State and local governments levy sales and use taxes.  For that reason, the laws regarding sales and use taxes vary broadly by state and by local government.  The involvement of so many governmental entities can make the sales/use tax process cumbersome, complicated and confusing.  If your business operates in multiple tax jurisdictions, you will likely have tax responsibility in each location in which you operate.

I don’t think many businesses are even aware of their use tax filing requirement.  It would be good to remember that nonprofits aren’t automatically exempt from paying sales tax…only government entities are (i.e. cities, schools, counties, etc.).  I find there is a lot of misunderstanding in that area.  Usually churches think they are tax exempt (for sales tax) and that’s not the case.  This quarter’s article answers some of your questions about sales and use tax requirements and responsibilities.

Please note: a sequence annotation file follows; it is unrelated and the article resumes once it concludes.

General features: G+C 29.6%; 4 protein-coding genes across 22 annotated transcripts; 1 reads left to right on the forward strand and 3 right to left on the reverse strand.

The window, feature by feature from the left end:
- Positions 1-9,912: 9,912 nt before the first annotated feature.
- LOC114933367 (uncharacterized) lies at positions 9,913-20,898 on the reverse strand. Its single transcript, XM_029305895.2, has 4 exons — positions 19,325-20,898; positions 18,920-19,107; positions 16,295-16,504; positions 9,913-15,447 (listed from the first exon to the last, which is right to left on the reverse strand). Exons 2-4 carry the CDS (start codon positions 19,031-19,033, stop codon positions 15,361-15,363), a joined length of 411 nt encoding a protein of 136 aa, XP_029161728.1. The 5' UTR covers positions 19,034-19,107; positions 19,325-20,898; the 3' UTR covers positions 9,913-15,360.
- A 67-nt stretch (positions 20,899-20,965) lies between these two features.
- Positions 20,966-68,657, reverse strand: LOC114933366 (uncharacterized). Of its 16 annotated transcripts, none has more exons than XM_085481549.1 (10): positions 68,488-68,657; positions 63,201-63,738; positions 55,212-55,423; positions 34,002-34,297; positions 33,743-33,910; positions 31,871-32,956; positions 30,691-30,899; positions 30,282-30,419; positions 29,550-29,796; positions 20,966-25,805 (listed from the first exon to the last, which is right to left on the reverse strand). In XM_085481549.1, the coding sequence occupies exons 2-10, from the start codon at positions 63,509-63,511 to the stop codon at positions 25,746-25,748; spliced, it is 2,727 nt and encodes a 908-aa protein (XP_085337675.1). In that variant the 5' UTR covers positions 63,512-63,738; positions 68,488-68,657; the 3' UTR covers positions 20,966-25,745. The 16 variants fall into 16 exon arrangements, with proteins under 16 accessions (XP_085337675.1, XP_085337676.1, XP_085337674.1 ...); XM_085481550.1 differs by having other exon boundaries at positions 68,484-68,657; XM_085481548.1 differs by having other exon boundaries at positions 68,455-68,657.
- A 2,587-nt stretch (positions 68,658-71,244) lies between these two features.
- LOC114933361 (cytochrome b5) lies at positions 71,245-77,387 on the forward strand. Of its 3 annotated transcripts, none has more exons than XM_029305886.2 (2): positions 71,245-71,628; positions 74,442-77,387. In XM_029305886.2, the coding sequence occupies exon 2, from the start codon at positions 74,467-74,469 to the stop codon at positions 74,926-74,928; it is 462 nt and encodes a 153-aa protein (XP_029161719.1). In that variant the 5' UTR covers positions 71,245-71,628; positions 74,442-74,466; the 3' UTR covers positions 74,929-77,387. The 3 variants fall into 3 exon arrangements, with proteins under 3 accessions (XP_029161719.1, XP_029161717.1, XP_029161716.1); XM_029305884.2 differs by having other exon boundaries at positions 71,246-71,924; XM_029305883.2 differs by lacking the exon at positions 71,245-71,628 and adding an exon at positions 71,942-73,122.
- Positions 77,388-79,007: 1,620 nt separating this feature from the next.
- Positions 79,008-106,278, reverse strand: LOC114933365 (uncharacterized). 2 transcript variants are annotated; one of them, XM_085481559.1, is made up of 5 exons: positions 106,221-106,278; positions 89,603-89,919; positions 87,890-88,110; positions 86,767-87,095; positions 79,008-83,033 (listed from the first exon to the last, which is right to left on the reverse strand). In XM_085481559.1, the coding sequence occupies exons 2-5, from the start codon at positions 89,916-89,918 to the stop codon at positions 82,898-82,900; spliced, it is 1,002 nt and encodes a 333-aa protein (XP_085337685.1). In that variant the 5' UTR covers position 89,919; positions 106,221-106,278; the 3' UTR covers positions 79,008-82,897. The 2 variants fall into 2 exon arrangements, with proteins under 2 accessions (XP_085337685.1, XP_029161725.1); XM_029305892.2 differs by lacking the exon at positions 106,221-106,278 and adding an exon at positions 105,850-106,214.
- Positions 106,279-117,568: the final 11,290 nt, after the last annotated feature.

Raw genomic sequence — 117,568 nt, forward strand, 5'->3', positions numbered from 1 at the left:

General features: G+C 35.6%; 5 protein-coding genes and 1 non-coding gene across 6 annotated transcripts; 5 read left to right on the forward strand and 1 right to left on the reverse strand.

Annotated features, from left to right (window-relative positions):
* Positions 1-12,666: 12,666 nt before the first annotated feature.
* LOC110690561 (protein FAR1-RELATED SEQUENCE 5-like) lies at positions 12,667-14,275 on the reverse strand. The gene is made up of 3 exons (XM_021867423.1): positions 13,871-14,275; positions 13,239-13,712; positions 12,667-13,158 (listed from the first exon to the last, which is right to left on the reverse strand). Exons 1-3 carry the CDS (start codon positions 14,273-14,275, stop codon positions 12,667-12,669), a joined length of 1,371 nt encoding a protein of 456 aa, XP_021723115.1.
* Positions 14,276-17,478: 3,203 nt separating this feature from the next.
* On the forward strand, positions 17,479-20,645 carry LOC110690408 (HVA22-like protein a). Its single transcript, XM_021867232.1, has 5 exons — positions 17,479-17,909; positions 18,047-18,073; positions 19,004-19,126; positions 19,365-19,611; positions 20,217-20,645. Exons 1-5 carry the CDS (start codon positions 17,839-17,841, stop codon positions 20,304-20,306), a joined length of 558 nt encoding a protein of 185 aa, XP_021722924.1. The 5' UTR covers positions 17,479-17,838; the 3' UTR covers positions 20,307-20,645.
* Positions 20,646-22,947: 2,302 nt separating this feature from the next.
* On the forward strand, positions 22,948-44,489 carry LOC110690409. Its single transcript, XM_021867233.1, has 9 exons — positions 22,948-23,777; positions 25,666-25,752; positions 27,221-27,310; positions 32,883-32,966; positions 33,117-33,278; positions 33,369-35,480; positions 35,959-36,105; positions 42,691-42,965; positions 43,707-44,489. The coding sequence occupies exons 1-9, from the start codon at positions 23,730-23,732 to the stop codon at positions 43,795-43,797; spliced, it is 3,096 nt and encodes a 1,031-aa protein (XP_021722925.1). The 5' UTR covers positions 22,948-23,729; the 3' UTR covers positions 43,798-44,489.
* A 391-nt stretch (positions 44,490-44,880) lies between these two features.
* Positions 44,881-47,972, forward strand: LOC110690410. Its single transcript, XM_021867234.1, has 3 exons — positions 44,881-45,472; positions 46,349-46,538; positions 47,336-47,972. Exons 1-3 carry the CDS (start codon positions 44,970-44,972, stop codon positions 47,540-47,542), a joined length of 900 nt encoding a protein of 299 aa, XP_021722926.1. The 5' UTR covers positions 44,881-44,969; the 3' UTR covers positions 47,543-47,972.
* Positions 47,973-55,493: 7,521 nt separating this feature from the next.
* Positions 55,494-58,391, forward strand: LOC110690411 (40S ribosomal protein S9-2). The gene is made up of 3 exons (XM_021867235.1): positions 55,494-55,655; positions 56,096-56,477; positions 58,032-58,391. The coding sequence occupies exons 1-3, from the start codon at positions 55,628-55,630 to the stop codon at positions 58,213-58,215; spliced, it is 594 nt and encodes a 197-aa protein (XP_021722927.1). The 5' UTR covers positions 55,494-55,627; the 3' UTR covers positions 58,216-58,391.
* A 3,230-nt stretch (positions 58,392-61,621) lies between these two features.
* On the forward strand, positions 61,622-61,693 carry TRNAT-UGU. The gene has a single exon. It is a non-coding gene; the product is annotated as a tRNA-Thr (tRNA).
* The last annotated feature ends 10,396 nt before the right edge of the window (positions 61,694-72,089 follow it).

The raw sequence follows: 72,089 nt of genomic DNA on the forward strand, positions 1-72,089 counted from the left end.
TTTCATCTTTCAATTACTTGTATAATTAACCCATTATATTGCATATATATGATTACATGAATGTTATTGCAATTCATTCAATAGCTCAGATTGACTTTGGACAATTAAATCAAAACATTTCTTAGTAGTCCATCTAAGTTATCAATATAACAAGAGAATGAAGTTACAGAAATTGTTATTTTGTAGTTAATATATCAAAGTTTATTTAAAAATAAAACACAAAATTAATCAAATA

The laws are a bit tricky with all the various exceptions, so it’s always a good idea to contact a professional or Iowa Department of Revenue taxpayer services to get questions answered.


Sales Tax and Use Tax – What’s the Difference?

Because TD&T operates in Iowa, we will use Iowa taxes as an example.  If your business operates in other states as well, you will want to consult their laws and regulations.  The Iowa Department of Revenue covers the details regarding sales and use taxes in detail.  You can get some good information at the links below.

The Department of Revenue explains the difference between sales and use taxes this way:

“At the time of a taxable purchase, Iowa state sales/use tax is collected by the retailer from the buyer. Unlike tangible personal property, which is subject to sales/use tax unless specifically exempted by Iowa law, services are subject to sales/use tax only when specified by Iowa law. Iowa sales tax is due when the first use of a taxable service occurs, or potentially could occur. The Iowa use tax complements the Iowa state sales tax. Generally, when a taxable service is purchased or obtained outside of Iowa for use in Iowa, it is subject to Iowa use tax.